Afternoon Dust

AK Dolven: please return

AK Dolven’s solo exhibition at Ikon Gallery in Birmingham takes the form of a dialogue of sorts with fellow Norwegian Peder Balke (1804-1887). The two artists share a common interest in the dramatic landscapes of the Arctic north, but while Balke had recourse to a Kantian understanding of the sublime that ultimately reaffirms and grounds the viewing subject, Dolven operates in a context in which such notions no longer ring quite so true — a context of which she is keenly aware. Her contemplation of the figure in a frozen landscape is therefore marked by uncertainty, instability, and disorientation: a ‘becoming-grey’ of everything, all distinctions erased.

The first thing that struck me as I walked into the first-floor gallery holding the exhibition was the sound: a low-level white noise, like waves breaking on ice or wind billowing. No, actually looking back I think the first thing that struck me, albeit subliminally, was the lighting: dull and grey. There are two paintings on the walls of that first room: a tiny one by Balke showing an Arctic shoreline, and a much larger one by Dolven, its abstract swirls clearly referencing the waves and clouds of its companion. Moving on, there are some films, some text, and some more paintings, all virtually monochromatic or two-tone in whites, greys, blacks, and frozen blues. Prose handwritten on the wall recounts discovering the Statue of Liberty half-buried in a snowy wasteland. Images tilt and spin without coming into focus or revealing their objects.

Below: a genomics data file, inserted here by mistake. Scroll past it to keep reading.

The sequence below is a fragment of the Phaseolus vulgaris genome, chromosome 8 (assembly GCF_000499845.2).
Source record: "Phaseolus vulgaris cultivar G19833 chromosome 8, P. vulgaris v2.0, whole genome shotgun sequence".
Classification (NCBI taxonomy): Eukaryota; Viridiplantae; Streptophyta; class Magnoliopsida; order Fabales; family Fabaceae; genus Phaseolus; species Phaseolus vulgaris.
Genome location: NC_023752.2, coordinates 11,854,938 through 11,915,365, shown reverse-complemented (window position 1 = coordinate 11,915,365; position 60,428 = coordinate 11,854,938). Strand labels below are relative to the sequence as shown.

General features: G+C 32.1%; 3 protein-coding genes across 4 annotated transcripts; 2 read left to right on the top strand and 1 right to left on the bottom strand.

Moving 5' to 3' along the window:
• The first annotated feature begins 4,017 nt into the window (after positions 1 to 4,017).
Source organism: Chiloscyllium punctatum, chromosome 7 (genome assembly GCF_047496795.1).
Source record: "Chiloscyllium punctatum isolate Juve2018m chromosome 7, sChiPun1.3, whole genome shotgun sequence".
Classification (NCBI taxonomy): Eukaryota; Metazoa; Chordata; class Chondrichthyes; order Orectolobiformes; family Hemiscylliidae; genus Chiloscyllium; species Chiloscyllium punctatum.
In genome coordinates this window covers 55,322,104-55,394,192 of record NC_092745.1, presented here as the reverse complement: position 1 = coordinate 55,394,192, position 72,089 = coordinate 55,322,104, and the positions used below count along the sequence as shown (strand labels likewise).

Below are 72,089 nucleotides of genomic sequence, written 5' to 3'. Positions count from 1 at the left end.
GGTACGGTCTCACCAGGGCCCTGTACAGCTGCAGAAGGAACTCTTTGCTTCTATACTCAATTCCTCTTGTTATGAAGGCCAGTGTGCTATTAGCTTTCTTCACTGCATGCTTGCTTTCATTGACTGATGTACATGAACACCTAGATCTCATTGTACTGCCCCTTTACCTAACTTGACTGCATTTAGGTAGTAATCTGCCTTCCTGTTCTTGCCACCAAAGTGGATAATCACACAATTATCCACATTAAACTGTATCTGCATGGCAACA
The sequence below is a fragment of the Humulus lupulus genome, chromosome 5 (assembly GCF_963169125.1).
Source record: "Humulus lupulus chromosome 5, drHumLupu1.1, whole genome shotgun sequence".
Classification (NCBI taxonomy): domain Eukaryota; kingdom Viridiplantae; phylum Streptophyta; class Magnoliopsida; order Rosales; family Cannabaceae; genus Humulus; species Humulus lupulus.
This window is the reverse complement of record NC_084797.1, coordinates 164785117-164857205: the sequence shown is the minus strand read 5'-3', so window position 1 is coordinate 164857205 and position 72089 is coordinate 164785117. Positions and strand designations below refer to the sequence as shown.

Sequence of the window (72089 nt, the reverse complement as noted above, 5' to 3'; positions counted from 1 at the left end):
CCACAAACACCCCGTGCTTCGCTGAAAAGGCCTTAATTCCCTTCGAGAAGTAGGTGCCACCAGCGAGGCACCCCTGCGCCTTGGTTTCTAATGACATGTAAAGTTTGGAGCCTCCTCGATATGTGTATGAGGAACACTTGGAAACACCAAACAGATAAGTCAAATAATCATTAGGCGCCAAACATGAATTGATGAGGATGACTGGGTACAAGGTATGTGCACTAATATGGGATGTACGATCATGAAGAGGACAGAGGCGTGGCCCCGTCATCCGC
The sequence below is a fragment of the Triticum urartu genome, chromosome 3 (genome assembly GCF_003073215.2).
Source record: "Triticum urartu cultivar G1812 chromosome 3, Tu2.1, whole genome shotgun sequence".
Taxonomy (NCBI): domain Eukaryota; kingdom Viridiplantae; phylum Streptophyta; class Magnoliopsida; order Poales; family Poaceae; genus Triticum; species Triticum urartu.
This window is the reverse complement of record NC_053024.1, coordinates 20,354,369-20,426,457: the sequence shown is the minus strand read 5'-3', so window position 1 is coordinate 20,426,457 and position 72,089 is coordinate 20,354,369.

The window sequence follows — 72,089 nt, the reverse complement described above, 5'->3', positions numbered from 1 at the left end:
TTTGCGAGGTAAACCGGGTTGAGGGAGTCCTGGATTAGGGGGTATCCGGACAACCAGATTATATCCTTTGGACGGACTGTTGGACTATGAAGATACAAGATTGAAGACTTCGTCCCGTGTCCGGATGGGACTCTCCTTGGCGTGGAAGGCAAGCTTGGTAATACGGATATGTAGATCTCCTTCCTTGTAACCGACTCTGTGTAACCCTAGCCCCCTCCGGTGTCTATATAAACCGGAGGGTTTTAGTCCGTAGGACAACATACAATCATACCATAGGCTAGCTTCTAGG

As an attempt to convey an affective geography of Norway’s far north, of the Arctic landscape’s ability to undo the sense sought by the senses, please return is very successful. But my feeling is that there’s more to it than that. Although the dialogue with Balke and the use of 16mm film would seem to point back to the heroic age of Arctic exploration, the disorientation that permeates the exhibition belongs to a present moment that looks out onto the future; the show’s ‘undoing’ wrought by the disappearance, as-yet incomplete though already begun, of its landscape before our very eyes. The collapse of glaciers and ice sheets goes unmentioned, but is somehow palpable.

Many layers of desire are folded into one another by the stair-assisted ascent to the Ikon’s Tower Room to hear Dolven’s mountain-top exhortation, an echoing, out-of-breath “Come!”, in the work that gives the exhibition its title. Yet in trying to discern what (or whom) it is that this voice would like to return, my thoughts turn back to Balke, and to the sublime wilderness that to his eyes must have appeared as a given, as stable and eternal as the soul.

please return is showing at Ikon Gallery until 19 April.